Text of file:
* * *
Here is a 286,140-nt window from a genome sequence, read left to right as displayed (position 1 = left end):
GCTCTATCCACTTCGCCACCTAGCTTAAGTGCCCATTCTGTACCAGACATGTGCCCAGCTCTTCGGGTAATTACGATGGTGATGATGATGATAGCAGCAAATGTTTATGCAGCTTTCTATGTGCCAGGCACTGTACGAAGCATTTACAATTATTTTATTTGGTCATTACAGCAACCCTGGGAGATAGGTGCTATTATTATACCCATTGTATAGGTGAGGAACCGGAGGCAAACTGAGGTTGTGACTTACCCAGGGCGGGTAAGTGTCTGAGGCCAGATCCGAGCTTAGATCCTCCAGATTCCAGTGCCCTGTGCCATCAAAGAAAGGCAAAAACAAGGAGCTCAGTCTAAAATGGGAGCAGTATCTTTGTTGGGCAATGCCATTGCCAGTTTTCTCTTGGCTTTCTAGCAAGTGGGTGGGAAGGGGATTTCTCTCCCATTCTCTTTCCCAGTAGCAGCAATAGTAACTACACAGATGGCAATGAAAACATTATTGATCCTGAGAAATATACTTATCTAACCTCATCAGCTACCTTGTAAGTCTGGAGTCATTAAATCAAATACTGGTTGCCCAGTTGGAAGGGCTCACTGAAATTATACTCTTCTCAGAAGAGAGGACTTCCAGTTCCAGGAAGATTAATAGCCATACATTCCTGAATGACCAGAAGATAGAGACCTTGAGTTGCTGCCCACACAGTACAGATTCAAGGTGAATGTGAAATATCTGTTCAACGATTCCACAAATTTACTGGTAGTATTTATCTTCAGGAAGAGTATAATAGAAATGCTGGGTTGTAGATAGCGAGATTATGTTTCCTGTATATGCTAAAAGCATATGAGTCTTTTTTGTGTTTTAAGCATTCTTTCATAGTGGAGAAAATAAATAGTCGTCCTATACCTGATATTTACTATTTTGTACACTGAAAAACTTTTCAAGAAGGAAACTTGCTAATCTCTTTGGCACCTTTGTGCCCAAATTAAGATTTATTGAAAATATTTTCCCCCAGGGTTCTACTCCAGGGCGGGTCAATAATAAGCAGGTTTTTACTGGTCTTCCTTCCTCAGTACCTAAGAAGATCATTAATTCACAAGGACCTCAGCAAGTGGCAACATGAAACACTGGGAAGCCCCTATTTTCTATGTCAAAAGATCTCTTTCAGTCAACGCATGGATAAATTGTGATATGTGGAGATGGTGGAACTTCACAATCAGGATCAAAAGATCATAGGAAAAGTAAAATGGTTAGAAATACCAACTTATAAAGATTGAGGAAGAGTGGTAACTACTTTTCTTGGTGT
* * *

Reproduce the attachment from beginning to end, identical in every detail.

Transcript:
Here is a 286,140-nt window from a genome sequence, read left to right as displayed (position 1 = left end):
GCTCTATCCACTTCGCCACCTAGCTTAAGTGCCCATTCTGTACCAGACATGTGCCCAGCTCTTCGGGTAATTACGATGGTGATGATGATGATAGCAGCAAATGTTTATGCAGCTTTCTATGTGCCAGGCACTGTACGAAGCATTTACAATTATTTTATTTGGTCATTACAGCAACCCTGGGAGATAGGTGCTATTATTATACCCATTGTATAGGTGAGGAACCGGAGGCAAACTGAGGTTGTGACTTACCCAGGGCGGGTAAGTGTCTGAGGCCAGATCCGAGCTTAGATCCTCCAGATTCCAGTGCCCTGTGCCATCAAAGAAAGGCAAAAACAAGGAGCTCAGTCTAAAATGGGAGCAGTATCTTTGTTGGGCAATGCCATTGCCAGTTTTCTCTTGGCTTTCTAGCAAGTGGGTGGGAAGGGGATTTCTCTCCCATTCTCTTTCCCAGTAGCAGCAATAGTAACTACACAGATGGCAATGAAAACATTATTGATCCTGAGAAATATACTTATCTAACCTCATCAGCTACCTTGTAAGTCTGGAGTCATTAAATCAAATACTGGTTGCCCAGTTGGAAGGGCTCACTGAAATTATACTCTTCTCAGAAGAGAGGACTTCCAGTTCCAGGAAGATTAATAGCCATACATTCCTGAATGACCAGAAGATAGAGACCTTGAGTTGCTGCCCACACAGTACAGATTCAAGGTGAATGTGAAATATCTGTTCAACGATTCCACAAATTTACTGGTAGTATTTATCTTCAGGAAGAGTATAATAGAAATGCTGGGTTGTAGATAGCGAGATTATGTTTCCTGTATATGCTAAAAGCATATGAGTCTTTTTTGTGTTTTAAGCATTCTTTCATAGTGGAGAAAATAAATAGTCGTCCTATACCTGATATTTACTATTTTGTACACTGAAAAACTTTTCAAGAAGGAAACTTGCTAATCTCTTTGGCACCTTTGTGCCCAAATTAAGATTTATTGAAAATATTTTCCCCCAGGGTTCTACTCCAGGGCGGGTCAATAATAAGCAGGTTTTTACTGGTCTTCCTTCCTCAGTACCTAAGAAGATCATTAATTCACAAGGACCTCAGCAAGTGGCAACATGAAACACTGGGAAGCCCCTATTTTCTATGTCAAAAGATCTCTTTCAGTCAACGCATGGATAAATTGTGATATGTGGAGATGGTGGAACTTCACAATCAGGATCAAAAGATCATAGGAAAAGTAAAATGGTTAGAAATACCAACTTATAAAGATTGAGGAAGAGTGGTAACTACTTTTCTTGGTGT